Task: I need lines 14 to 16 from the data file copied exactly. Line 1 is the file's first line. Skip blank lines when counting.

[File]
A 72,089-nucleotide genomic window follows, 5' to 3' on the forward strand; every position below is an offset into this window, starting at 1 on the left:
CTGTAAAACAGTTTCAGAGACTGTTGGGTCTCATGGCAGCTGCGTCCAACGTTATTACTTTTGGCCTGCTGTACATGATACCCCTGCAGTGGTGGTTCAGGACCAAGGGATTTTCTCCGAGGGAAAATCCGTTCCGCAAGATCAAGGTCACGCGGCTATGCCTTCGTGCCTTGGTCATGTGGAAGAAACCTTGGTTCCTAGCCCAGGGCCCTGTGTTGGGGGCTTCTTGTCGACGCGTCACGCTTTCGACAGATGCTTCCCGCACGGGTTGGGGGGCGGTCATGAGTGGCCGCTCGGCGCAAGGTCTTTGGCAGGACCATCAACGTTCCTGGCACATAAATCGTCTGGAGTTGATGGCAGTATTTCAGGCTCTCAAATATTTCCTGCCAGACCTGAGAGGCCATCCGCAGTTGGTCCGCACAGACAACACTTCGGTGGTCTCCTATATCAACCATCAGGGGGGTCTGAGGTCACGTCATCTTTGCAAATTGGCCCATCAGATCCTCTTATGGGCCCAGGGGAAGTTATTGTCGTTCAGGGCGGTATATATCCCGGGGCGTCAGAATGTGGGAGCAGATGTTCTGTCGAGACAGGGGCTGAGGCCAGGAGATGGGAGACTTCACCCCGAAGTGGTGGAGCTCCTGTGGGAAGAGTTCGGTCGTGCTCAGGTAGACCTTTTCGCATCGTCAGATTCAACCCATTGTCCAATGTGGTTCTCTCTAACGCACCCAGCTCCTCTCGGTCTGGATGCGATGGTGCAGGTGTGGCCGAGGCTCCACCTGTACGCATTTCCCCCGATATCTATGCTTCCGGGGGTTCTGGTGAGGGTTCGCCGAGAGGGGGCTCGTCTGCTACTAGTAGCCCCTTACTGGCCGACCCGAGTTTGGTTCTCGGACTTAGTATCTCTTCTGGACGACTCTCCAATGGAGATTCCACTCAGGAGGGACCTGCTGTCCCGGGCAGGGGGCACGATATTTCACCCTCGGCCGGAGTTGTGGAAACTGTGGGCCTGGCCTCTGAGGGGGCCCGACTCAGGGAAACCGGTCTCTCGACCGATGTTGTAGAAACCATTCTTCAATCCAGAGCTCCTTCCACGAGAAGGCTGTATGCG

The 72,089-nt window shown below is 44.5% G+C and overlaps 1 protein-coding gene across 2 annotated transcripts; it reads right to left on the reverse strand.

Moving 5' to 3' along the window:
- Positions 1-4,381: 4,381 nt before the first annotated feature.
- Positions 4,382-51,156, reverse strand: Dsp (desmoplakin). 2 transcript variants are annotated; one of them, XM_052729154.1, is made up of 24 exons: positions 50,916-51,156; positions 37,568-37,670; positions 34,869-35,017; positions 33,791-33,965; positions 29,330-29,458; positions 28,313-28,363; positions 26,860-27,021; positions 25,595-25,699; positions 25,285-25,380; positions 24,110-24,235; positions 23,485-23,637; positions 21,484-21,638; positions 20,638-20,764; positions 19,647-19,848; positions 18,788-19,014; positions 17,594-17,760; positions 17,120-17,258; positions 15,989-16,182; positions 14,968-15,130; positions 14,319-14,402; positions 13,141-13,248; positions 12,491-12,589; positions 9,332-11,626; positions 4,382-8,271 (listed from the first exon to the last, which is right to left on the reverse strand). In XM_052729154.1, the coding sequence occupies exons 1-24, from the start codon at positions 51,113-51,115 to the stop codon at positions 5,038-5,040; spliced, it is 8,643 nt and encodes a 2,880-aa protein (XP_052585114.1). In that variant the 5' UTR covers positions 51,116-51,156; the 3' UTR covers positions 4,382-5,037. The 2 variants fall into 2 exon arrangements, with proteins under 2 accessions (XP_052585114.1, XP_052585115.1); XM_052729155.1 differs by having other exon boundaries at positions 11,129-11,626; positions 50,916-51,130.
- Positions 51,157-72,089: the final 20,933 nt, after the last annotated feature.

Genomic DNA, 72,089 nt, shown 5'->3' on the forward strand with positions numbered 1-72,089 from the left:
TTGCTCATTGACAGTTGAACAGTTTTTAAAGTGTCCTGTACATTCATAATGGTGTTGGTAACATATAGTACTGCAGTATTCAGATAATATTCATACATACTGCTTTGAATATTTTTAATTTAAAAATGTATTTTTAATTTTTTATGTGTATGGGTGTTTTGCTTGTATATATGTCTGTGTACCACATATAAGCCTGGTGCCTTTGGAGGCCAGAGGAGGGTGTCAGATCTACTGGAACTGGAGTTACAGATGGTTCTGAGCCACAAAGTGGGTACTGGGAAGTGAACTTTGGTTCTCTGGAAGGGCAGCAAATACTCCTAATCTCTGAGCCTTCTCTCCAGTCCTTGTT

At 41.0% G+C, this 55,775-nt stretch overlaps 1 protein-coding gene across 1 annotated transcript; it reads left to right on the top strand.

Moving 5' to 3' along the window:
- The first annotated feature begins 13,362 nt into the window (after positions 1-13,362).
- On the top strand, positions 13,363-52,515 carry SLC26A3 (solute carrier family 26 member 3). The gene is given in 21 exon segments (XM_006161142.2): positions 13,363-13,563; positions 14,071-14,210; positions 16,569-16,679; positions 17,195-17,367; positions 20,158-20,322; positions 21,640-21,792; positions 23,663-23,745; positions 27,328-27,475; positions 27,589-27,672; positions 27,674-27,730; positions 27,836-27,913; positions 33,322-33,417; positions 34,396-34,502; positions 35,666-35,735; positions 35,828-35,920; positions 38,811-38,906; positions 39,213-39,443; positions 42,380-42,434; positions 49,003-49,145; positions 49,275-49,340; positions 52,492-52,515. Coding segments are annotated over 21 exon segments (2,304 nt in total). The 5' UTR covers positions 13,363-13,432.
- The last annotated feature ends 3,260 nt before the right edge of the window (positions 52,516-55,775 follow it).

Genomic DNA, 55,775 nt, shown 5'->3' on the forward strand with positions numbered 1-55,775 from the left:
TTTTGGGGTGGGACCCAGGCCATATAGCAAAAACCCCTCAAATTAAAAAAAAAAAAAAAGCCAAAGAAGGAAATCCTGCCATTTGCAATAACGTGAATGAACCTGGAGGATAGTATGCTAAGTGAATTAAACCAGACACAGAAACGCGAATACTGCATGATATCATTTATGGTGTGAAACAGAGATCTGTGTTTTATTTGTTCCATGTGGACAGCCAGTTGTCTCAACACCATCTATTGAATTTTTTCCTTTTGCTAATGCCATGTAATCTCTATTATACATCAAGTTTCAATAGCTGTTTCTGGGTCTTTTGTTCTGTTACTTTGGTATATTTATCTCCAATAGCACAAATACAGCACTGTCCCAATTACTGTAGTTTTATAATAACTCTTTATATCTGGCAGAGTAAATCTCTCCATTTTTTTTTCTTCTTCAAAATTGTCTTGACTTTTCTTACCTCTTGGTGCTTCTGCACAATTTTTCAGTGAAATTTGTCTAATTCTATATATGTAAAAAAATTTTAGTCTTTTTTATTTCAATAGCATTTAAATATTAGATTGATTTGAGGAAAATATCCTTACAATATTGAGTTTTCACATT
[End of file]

- The last annotated feature ends 3,260 nt before the right edge of the window (positions 52,516-55,775 follow it).

Genomic DNA, 55,775 nt, shown 5'->3' on the forward strand with positions numbered 1-55,775 from the left:
TTTTGGGGTGGGACCCAGGCCATATAGCAAAAACCCCTCAAATTAAAAAAAAAAAAAAAGCCAAAGAAGGAAATCCTGCCATTTGCAATAACGTGAATGAACCTGGAGGATAGTATGCTAAGTGAATTAAACCAGACACAGAAACGCGAATACTGCATGATATCATTTATGGTGTGAAACAGAGATCTGTGTTTTATTTGTTCCATGTGGACAGCCAGTTGTCTCAACACCATCTATTGAATTTTTTCCTTTTGCTAATGCCATGTAATCTCTATTATACATCAAGTTTCAATAGCTGTTTCTGGGTCTTTTGTTCTGTTACTTTGGTATATTTATCTCCAATAGCACAAATACAGCACTGTCCCAATTACTGTAGTTTTATAATAACTCTTTATATCTGGCAGAGTAAATCTCTCCATTTTTTTTTCTTCTTCAAAATTGTCTTGACTTTTCTTACCTCTTGGTGCTTCTGCACAATTTTTCAGTGAAATTTGTCTAATTCTATATATGTAAAAAAATTTTAGTCTTTTTTATTTCAATAGCATTTAAATATTAGATTGATTTGAGGAAAATATCCTTACAATATTGAGTTTTCACATT